The Musk is kept in very low numbers as a pet in Queensland as they are harder to come by then in other states. They make a most delightful pet, quieter than the Rainbow, but almost as playful. I am uncertain of their ability to talk, and would suspect that it is not likely to be as good as the Rainbow and Scaly.
The Musk Lorikeet is kept in reasonable numbers in Australian aviaries but has a reputation for being fairly difficult to breed. It is a peaceful bird, and can be successfully housed in a large well-planted aviary with finches, doves and Neophemas. It appears to exhibit no aggression, even during the breeding season. However better results would probably result if they were kept as individual pairs in large suspended flights. Pairs can form very tight bonding.
Musk Lorikeets unlike most parrots don’t eat seed, in the wild lorikeets feed on nectar and pollen from plants and flowers. Pet lorikeets require a nectar replacement diet, which are available at all good pet stores. These mixes come in powder form and there are two main types of nectar replacement,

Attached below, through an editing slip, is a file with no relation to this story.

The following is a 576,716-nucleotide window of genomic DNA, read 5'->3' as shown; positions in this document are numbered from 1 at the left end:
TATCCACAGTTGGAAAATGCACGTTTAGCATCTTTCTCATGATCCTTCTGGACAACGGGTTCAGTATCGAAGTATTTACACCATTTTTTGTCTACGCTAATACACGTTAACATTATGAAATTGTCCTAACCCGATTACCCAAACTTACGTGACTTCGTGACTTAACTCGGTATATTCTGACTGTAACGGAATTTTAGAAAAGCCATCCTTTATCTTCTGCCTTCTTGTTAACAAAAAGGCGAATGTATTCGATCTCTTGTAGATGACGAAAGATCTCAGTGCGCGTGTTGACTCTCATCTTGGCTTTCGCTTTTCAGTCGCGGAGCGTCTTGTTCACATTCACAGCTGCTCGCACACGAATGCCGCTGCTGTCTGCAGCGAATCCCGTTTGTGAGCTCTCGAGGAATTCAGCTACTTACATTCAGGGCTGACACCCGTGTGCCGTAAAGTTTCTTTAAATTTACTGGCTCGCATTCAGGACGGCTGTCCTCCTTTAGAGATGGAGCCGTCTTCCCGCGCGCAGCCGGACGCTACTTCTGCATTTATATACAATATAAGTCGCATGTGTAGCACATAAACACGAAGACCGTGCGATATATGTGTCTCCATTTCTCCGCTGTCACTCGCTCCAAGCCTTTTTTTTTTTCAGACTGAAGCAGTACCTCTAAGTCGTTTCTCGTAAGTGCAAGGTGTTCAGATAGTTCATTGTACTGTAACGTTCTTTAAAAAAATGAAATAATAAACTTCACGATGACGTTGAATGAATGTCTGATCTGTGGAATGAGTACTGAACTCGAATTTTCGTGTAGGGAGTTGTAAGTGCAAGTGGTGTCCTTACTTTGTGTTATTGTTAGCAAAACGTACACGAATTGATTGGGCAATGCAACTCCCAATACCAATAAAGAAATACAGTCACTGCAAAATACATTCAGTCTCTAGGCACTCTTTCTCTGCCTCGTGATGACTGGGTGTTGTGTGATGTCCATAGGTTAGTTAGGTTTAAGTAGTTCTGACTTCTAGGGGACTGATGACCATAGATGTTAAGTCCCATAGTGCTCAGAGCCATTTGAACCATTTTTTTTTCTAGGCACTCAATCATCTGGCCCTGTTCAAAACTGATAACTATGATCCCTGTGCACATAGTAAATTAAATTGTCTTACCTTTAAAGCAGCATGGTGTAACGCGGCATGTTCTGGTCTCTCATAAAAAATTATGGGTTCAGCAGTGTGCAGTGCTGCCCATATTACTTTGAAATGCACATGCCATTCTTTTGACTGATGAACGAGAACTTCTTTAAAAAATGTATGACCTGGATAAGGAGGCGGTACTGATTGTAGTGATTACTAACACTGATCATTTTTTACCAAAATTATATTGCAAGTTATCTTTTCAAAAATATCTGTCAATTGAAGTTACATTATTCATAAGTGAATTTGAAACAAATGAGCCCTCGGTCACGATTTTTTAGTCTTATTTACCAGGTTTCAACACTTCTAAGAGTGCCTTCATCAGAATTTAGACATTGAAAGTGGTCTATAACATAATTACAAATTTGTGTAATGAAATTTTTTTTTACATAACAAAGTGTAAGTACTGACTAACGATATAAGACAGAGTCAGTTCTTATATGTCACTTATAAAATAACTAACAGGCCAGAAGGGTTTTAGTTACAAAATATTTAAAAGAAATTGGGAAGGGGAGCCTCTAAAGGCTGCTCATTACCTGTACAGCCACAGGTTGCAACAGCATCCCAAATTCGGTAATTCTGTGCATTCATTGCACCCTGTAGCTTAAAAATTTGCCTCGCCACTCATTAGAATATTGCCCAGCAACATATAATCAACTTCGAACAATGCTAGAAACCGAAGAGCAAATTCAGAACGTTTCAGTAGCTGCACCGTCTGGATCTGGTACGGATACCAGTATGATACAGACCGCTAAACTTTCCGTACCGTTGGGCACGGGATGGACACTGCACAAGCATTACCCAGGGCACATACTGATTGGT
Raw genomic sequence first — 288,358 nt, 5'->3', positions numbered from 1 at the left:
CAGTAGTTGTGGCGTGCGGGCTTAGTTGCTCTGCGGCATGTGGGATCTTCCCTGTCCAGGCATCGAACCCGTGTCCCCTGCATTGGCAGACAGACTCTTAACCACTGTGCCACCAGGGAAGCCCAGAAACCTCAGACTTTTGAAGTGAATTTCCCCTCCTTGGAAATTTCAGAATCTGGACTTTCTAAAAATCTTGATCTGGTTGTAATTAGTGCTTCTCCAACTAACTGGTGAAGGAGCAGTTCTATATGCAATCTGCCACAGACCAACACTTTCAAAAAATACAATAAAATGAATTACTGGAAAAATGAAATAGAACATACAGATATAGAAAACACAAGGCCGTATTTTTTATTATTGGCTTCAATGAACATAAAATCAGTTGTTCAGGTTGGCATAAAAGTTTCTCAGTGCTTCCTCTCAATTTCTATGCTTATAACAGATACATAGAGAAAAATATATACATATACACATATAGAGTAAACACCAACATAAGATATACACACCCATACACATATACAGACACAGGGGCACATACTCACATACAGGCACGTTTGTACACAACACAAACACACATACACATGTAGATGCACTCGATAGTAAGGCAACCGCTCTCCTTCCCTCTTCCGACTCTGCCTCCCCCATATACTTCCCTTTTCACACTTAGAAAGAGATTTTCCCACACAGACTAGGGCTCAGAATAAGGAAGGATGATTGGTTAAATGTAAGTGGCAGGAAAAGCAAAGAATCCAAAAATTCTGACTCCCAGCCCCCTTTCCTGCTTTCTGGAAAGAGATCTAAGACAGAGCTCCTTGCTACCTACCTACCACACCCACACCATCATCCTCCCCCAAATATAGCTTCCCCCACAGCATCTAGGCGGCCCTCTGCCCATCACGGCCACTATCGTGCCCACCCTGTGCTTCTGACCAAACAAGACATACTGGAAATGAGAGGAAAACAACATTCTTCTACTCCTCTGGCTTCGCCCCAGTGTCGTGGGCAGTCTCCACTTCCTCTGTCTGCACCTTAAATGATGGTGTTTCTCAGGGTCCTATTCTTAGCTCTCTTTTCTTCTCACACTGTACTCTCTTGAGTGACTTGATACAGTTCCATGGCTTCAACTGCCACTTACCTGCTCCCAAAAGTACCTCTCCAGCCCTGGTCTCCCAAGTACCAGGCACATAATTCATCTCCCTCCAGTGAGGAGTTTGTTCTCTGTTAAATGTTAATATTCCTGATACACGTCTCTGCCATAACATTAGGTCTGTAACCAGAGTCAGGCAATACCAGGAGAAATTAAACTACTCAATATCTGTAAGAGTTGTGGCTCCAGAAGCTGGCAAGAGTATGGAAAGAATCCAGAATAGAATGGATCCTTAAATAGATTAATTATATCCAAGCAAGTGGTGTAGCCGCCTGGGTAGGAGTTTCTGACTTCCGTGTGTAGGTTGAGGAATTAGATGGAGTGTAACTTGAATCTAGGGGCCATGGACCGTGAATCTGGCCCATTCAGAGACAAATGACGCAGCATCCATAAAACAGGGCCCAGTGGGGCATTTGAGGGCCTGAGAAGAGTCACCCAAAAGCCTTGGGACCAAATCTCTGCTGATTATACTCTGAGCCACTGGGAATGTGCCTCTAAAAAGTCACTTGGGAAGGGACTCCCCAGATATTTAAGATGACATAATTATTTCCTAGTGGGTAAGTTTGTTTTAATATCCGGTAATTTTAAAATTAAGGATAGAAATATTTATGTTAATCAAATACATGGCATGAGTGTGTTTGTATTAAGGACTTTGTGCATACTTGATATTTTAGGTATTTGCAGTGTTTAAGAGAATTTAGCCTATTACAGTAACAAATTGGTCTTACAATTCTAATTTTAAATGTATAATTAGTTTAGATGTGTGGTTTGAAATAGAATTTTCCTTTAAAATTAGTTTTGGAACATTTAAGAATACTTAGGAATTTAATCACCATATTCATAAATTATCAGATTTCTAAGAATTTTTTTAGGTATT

Dry mix (Lorri-dry) – with dry, plenty of fresh drinking water needs to be made available for the bird.
Wet mix (Lorri-wet) – with wet, their requirements for drinking will be reduced, as the feed contains a large amount of water, however fresh drinking water should still be made available.
Young birds should be feed on both wet and dry mix in separate containers and can later be weaned on to dry mix only.
Musk Lorikeets also need their diet supplemented with fresh fruit and vegetables on a daily basis. Spinach or silverbeet leaves are important to provide calcium for the bird, Your bird with also require vitamin mixed into their water every two to three days. This is to provide essential nutrients commonly deficient in their diet.
Do not feed your bird (or any other bird) avocado, onion, chocolate, caffeine or alcohol.
Musk Lorikeets are an active, playful bird that needs suficient room to move around, stretch their wing and play with toys. When choosing a cage keep this in mind and remember the bigger the cage the better off the bird will be.
Select toys that can be chewed, wrestled and played with. Toys with rope, leather, bells and wood. Swing are also important to keep their legs strong and is a form of exercise. Different size perches are important for the bird feet and natural wood is the best.